Tag Archives: Behaviorist-Cognitivist

Distance Education – Where MOOC Theory Hides

The initial problem with writing this dissertation was tracking down the learning theories behind Coursera-like MOOCs.  These business models are incredibly new, and their PR focuses on issues of access and affordability rather than theory and pedagogy.  Most searchable MOOC research focuses on cMOOCs, the connectivism-inspired MOOCs sired initially Siemens and Downes (which we will explore more heavily in the future, such as DS106).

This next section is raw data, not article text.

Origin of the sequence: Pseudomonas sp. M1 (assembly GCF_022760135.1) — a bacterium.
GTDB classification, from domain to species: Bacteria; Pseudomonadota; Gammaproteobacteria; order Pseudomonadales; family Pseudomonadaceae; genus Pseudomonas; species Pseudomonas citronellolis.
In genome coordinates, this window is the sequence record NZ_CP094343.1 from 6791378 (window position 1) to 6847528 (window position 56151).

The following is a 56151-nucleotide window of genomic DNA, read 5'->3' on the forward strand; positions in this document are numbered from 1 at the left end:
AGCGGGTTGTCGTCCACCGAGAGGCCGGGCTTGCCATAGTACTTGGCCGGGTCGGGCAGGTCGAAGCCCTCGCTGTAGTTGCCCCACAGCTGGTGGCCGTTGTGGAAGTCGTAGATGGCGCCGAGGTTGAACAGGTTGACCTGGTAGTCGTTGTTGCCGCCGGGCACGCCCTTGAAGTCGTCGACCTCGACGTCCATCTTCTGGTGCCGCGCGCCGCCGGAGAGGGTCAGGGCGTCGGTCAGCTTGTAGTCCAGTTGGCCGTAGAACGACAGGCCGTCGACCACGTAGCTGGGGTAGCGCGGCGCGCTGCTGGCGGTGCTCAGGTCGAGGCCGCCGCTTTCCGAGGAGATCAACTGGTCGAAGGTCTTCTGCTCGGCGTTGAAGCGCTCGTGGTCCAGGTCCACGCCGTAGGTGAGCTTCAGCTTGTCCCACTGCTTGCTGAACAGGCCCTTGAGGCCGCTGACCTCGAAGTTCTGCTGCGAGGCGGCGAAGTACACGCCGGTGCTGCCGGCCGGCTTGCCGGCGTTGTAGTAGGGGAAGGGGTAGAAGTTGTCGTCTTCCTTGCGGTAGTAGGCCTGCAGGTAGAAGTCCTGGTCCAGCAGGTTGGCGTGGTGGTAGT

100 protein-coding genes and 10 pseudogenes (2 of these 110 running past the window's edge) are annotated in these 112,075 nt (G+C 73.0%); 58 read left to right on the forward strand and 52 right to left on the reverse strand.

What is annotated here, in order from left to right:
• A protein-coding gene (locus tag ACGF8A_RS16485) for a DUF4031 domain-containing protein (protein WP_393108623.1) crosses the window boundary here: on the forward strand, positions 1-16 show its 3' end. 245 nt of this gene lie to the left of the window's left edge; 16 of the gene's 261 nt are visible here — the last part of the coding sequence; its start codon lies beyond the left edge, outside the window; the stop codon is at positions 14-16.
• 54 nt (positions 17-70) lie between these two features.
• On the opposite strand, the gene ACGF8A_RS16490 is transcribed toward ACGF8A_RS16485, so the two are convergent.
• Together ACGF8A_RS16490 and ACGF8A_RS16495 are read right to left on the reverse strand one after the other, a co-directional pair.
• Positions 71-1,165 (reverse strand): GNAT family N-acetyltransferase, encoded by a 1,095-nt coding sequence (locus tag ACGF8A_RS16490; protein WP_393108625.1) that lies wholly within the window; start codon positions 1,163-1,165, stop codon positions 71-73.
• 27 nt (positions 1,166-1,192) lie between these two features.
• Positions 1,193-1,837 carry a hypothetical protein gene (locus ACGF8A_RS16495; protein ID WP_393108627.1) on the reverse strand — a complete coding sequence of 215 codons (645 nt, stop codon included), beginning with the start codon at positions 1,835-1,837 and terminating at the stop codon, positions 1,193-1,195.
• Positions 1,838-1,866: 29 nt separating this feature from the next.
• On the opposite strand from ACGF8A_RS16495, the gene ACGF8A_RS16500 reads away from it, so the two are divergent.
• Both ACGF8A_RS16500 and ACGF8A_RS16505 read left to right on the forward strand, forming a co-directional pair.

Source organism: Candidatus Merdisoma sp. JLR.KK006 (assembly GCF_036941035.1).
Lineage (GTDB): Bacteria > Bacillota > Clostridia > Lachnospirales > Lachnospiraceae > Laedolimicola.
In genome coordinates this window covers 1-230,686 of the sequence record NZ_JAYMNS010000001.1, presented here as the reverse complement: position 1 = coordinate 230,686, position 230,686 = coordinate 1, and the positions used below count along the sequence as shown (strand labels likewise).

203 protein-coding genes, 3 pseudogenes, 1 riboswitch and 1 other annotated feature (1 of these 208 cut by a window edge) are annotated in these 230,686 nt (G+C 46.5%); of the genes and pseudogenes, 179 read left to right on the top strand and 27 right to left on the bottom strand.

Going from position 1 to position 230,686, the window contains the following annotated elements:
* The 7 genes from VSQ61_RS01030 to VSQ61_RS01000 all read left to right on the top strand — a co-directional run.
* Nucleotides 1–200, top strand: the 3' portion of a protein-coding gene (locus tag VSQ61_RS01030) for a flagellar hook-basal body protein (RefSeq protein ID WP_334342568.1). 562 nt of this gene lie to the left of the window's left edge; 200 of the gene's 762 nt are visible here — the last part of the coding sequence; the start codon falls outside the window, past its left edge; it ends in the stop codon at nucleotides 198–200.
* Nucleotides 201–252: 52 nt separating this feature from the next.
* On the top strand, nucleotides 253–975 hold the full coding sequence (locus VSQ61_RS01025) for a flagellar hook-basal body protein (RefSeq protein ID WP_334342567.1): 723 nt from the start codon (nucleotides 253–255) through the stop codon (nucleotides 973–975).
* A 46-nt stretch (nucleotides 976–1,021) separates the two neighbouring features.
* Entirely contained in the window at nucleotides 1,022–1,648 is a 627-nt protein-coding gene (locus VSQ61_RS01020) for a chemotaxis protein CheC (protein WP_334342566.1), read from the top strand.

It’s easy to forget that the MOOC is an extension of distance learning; in some respects, it is a fancier correspondence course.  Thus, the theory exists, it’s just hiding in the world of distance education.  Terry Anderson and Jon Dron explore the learning pedagogies (and theories) behind the evolution of distance learning, viewing the evolution of the field as in tune with the sociopolitical and sociocultural climates of the world at the time.   Continue reading

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